Although we use pretty much live elements in our music, we're not professional guitarists or drummers. The stuff's just lying around in the studio and we use it, sometimes also in an unconventional way, and process it afterwards. We don't really care about perfect record takes and stuff, 'cause we're pretty impatient and cannot wait to go on quickly. This way you also get a good evolution in your works. Jence has a huge melodic output which he usually hammers into the gear and Isi is directing everything. It's very complementary how we work. It turned out to be quite effective.

    How would you describe your sound?

    Digitalism do edgy, emotional and melodic electronic indie music, which is really loud and anthemic.

    Did people understand your music immediately, or did it take a while to take off?

    At the very beginning, when we started sending our music around with the help of a friend, people weren't really immediately interested. The first ones to pick our output were Kitsuné from Paris, which is why we landed there instead of a German base. We started with "Idealistic" and it took us actually nearly half a year until we discovered that "Zdarlight" was pretty huge on the floors.

    I've read that you don't care about your sound, but tracks like "Zdarlight" are well produced. Does it take you long to get the right sound and structure to your songs?

    We're pretty impatient always, this is one reason why we don't care about perfect record takes or something. We have tons of layouts and ideas floating around in the studio. We get bored pretty quickly, so we can't really deal with a song that would take us longer than one or two nights to finish. Actually, "Zdarlight" was done in only one night, and it may sound pretty well produced, but that's an exception, because the whole song only exists only 'cause we tried out some new cablings and mixing techniques. Lots of our music comes up by accident when we're trying out new stuff. And then there's Isi, who's the best inhouse A&R, who very quickly directs everything into the right channel on the fly.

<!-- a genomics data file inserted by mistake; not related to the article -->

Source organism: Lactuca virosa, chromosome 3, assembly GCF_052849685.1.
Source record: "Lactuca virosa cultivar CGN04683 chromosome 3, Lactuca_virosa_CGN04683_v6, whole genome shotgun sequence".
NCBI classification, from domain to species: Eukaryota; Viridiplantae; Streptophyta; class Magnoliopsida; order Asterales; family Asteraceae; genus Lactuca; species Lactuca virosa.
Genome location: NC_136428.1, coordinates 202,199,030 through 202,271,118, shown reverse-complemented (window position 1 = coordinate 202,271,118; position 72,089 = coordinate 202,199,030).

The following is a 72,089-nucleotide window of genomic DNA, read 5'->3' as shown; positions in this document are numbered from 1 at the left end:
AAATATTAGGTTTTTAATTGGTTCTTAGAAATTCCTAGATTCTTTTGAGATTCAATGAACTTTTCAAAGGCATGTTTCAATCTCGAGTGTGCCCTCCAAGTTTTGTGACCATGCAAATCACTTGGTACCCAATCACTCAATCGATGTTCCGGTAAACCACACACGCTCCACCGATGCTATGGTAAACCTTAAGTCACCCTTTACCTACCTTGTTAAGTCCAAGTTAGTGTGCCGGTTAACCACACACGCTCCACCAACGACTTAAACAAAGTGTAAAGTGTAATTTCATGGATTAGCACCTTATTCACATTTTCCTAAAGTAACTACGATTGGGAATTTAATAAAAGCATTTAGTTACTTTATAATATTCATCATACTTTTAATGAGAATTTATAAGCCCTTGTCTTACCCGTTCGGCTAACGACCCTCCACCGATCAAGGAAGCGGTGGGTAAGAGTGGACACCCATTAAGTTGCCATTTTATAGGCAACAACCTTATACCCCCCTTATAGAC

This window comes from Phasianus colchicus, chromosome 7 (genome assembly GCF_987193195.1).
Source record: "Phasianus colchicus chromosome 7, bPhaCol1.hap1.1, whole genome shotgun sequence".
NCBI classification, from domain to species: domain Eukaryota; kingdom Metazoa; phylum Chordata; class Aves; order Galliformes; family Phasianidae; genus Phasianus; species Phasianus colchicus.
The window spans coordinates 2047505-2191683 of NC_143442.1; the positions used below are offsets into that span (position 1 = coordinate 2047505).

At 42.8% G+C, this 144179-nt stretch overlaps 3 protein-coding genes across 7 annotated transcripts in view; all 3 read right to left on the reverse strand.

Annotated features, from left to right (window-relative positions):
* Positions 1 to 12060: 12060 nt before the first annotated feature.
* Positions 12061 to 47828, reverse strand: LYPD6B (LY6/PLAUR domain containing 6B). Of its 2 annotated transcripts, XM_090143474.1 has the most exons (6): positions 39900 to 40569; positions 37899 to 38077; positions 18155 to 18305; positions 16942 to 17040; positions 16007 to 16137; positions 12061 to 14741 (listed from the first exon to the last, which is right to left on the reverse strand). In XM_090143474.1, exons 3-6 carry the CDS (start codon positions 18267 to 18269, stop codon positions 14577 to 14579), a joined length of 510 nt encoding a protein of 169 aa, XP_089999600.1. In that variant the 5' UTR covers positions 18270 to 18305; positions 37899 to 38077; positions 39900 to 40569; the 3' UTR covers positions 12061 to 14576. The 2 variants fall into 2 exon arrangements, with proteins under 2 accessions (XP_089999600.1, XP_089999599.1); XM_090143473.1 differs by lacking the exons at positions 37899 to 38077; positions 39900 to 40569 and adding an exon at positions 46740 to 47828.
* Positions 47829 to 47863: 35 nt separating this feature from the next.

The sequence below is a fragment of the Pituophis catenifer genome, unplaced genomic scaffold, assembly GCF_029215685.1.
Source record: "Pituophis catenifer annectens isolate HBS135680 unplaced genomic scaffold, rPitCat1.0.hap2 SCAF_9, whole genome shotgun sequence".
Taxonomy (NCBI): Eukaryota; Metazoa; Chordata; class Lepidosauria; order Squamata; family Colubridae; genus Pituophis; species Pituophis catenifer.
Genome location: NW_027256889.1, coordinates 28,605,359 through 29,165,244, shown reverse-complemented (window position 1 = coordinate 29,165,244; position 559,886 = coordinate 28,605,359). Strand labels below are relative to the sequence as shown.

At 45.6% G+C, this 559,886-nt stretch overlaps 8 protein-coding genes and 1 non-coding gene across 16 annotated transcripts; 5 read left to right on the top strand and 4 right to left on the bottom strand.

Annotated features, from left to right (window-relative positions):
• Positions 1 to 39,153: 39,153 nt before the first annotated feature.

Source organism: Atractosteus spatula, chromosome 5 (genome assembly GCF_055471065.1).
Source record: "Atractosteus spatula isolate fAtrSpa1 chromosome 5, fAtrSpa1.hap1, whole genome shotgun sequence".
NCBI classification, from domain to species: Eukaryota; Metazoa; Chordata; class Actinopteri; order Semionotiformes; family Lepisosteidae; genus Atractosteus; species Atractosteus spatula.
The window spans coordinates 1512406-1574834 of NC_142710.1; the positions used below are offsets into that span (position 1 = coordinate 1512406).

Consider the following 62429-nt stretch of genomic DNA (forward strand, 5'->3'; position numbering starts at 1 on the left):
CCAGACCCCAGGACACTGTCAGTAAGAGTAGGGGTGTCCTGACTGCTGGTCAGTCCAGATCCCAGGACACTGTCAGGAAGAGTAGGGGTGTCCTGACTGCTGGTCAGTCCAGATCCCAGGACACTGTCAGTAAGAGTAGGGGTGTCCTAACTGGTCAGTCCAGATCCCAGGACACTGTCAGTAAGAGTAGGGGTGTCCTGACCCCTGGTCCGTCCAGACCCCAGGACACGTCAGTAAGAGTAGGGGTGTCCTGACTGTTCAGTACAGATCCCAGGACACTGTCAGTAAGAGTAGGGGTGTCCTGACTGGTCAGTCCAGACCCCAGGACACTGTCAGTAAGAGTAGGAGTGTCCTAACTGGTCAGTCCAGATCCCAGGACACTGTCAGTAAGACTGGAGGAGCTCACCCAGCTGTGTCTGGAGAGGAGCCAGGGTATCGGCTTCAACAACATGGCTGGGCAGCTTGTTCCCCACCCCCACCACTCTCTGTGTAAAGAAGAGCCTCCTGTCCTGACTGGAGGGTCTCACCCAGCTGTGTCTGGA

Your sound is very popular at the moment. Why do you think this new wave of dance music has taken off now?

    It's a natural process, like, there's always a trend and an anti-trend or contra-reaction against what's existing. For a few years, clubland has been dominated by minimal, deep techno sounds, and it feels like people are a bit fed up with it now. Also, with all the Web 2.0 sites, everyone is much more informed about movements, ideas and what's happening than before. The demand for music that makes you jump and combines the best of different genres, like, electronic elements and song structures, concerts at dance parties or techno sets at rock festivals, has risen a lot. People want to be set into a positive mood again nowadays. And that's a global thing.

    You've become associated with the Ed Banger crew, LCD Soundsystem, MSTRKRFT and Simian Mobile Disco, do you see yourselves as being similar to any of these bands? Did any of them influence you?